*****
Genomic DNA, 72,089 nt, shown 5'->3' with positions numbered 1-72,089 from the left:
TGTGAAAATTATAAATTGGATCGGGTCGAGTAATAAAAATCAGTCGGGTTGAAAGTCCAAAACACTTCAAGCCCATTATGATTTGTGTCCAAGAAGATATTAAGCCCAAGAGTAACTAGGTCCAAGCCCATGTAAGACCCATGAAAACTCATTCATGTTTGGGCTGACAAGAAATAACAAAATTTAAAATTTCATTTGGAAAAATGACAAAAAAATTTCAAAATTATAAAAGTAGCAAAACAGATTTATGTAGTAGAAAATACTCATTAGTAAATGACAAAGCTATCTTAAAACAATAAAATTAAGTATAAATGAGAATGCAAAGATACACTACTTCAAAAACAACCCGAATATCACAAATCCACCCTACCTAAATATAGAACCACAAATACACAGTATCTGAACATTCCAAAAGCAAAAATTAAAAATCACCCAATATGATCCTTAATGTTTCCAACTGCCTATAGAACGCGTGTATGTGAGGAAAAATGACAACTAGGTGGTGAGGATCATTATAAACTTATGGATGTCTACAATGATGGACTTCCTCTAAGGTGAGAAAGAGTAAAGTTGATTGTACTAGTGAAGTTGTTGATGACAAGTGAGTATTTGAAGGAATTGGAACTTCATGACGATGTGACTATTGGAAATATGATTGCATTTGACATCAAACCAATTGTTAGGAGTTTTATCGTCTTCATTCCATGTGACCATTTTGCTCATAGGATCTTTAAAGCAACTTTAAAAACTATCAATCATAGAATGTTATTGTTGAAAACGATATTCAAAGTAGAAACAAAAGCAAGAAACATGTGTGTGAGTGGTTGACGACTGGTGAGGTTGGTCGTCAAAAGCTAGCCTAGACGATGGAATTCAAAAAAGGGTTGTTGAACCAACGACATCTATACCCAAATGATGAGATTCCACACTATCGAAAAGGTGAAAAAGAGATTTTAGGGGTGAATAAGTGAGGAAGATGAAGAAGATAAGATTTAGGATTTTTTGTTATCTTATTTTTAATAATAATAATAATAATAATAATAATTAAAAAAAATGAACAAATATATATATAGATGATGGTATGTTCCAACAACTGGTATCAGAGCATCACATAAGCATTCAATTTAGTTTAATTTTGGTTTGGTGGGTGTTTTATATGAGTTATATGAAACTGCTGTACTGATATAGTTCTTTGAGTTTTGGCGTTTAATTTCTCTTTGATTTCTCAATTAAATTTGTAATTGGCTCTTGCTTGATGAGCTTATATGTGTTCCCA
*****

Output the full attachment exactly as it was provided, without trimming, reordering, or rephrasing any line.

Genomic DNA, 72,089 nt, shown 5'->3' with positions numbered 1-72,089 from the left:
TGTGAAAATTATAAATTGGATCGGGTCGAGTAATAAAAATCAGTCGGGTTGAAAGTCCAAAACACTTCAAGCCCATTATGATTTGTGTCCAAGAAGATATTAAGCCCAAGAGTAACTAGGTCCAAGCCCATGTAAGACCCATGAAAACTCATTCATGTTTGGGCTGACAAGAAATAACAAAATTTAAAATTTCATTTGGAAAAATGACAAAAAAATTTCAAAATTATAAAAGTAGCAAAACAGATTTATGTAGTAGAAAATACTCATTAGTAAATGACAAAGCTATCTTAAAACAATAAAATTAAGTATAAATGAGAATGCAAAGATACACTACTTCAAAAACAACCCGAATATCACAAATCCACCCTACCTAAATATAGAACCACAAATACACAGTATCTGAACATTCCAAAAGCAAAAATTAAAAATCACCCAATATGATCCTTAATGTTTCCAACTGCCTATAGAACGCGTGTATGTGAGGAAAAATGACAACTAGGTGGTGAGGATCATTATAAACTTATGGATGTCTACAATGATGGACTTCCTCTAAGGTGAGAAAGAGTAAAGTTGATTGTACTAGTGAAGTTGTTGATGACAAGTGAGTATTTGAAGGAATTGGAACTTCATGACGATGTGACTATTGGAAATATGATTGCATTTGACATCAAACCAATTGTTAGGAGTTTTATCGTCTTCATTCCATGTGACCATTTTGCTCATAGGATCTTTAAAGCAACTTTAAAAACTATCAATCATAGAATGTTATTGTTGAAAACGATATTCAAAGTAGAAACAAAAGCAAGAAACATGTGTGTGAGTGGTTGACGACTGGTGAGGTTGGTCGTCAAAAGCTAGCCTAGACGATGGAATTCAAAAAAGGGTTGTTGAACCAACGACATCTATACCCAAATGATGAGATTCCACACTATCGAAAAGGTGAAAAAGAGATTTTAGGGGTGAATAAGTGAGGAAGATGAAGAAGATAAGATTTAGGATTTTTTGTTATCTTATTTTTAATAATAATAATAATAATAATAATAATTAAAAAAAATGAACAAATATATATATAGATGATGGTATGTTCCAACAACTGGTATCAGAGCATCACATAAGCATTCAATTTAGTTTAATTTTGGTTTGGTGGGTGTTTTATATGAGTTATATGAAACTGCTGTACTGATATAGTTCTTTGAGTTTTGGCGTTTAATTTCTCTTTGATTTCTCAATTAAATTTGTAATTGGCTCTTGCTTGATGAGCTTATATGTGTTCCCA